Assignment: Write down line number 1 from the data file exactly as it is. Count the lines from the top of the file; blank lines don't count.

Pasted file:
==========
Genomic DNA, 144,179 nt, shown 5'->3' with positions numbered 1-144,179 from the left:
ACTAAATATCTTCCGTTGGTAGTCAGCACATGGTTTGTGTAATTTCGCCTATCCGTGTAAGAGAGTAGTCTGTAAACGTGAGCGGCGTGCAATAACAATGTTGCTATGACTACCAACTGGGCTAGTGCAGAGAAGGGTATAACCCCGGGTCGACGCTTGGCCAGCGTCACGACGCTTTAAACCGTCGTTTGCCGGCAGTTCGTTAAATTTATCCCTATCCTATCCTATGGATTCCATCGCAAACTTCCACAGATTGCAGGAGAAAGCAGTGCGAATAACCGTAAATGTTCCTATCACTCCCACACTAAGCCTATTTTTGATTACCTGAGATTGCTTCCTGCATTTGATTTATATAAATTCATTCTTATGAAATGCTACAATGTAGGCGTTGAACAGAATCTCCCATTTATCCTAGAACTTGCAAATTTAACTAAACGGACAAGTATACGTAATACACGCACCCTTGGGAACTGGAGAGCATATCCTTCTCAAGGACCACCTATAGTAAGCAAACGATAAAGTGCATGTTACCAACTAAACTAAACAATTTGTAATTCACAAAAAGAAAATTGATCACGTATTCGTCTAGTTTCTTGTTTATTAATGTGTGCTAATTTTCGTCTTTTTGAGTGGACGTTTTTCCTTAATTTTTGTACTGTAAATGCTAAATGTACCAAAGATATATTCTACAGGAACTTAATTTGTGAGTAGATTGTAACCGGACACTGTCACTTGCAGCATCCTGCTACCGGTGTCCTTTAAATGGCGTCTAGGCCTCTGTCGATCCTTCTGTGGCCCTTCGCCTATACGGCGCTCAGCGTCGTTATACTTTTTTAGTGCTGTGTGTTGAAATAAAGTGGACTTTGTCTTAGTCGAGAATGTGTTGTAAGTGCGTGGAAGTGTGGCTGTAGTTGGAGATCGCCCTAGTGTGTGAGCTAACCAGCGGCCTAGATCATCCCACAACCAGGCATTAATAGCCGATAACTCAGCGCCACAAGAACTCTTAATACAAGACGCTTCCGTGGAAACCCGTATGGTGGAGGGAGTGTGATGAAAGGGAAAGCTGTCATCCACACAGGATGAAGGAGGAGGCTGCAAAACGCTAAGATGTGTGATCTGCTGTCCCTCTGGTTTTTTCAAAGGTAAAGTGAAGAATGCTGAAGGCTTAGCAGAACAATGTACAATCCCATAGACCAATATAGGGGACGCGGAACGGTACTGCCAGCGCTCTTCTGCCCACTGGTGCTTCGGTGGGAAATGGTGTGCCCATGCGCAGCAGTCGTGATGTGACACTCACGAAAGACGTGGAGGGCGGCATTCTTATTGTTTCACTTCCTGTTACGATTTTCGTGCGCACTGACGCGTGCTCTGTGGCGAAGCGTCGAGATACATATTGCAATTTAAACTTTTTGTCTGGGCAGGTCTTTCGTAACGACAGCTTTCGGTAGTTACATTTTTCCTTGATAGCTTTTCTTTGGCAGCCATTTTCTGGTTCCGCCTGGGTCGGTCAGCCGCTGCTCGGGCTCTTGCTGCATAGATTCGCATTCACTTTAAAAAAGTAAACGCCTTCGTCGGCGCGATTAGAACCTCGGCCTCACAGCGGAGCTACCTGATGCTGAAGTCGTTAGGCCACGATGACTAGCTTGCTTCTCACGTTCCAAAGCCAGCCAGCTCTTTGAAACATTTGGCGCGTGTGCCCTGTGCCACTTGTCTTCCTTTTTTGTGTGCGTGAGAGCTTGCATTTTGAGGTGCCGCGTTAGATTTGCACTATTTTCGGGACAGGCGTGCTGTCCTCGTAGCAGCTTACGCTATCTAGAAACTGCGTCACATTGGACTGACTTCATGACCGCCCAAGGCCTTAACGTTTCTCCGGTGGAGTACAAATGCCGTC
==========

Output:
Genomic DNA, 144,179 nt, shown 5'->3' with positions numbered 1-144,179 from the left: